We need to ensure that equity is built into the provincial government’s plans to restructure the way funding is allocated to hospitals (see Ontario proposes radical overhaul of hospital funding by Karen Howlett in March 7 Globe and Mail). Adjusting to reflect population health needs is a significant advance over simply adjusting historical budgets or allocating money in terms of numbers of procedures performed. But we need to ensure equity is built into the funding reforms:
- it isn’t just that’s some areas are growing, but some communities are poorer and poorer people tend to be less healthy and have greater and more complex health needs – and, at the same time, tend to have more inequitable access to the care they need;
- some areas are socially very diverse and this often means that hospitals need to provide interpretation and services in many languages. This needs to be reflected in funding formula;
- this isn’t just a question of hospital funding – more health disadvantaged communities also rely on a dense network of often poorly funded community services. These community services must be funded on a more stable and flexible manner.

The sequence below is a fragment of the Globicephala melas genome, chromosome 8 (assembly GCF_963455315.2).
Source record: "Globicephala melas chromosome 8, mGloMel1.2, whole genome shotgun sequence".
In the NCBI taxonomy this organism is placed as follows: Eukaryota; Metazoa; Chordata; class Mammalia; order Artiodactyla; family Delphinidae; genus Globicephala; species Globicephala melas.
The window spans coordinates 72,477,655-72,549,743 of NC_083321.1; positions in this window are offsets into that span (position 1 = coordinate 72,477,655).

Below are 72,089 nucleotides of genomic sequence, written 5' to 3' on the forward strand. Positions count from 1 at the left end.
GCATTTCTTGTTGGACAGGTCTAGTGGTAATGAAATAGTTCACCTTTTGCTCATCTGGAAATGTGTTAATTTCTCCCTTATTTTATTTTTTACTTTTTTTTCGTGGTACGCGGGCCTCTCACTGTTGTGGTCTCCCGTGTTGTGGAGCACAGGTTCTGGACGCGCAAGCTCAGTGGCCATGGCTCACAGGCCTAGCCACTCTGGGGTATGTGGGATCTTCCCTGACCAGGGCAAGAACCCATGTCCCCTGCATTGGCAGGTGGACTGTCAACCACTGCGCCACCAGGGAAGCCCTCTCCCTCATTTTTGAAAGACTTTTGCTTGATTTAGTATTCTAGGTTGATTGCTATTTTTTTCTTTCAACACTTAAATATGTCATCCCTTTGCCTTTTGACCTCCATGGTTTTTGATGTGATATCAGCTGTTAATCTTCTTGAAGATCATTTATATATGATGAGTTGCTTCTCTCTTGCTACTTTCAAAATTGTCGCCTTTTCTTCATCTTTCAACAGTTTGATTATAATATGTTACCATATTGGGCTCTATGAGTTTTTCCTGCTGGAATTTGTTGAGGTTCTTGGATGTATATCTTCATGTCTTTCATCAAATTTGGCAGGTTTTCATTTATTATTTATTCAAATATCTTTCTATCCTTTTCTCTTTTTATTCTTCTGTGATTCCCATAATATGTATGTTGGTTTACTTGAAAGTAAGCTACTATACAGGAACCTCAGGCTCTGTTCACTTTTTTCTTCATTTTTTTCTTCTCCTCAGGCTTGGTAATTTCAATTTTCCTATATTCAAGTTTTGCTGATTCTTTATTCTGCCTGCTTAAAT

- looking forward, there needs to be more up-stream investment in preventative services and health promotion programs. LHIN-wide funding formulas need to be able to support this goal of providing more services up-stream and in community settings, as opposed to only when people get sick and need hospitals. (See my report with Dr. Michael Rachlis for more on this: Ontario’s Health-Based Allocation Model through an Equity Lens.)
There has also been discussion of “pay-for-performance” models linking funding to hospital efficiency. Here also, we need to be very careful about equity. if hospitals will be rewarded for doing more procedures with better outcomes, there is a real incentive to cream skim. Poorer people will have more complex – and therefore expensive or time-consuming – needs and their post-procedure outcomes tend to be worse – all of which means that hospitals who are looking to keep their stats up have a real incentive to avoid the sicker and worse off.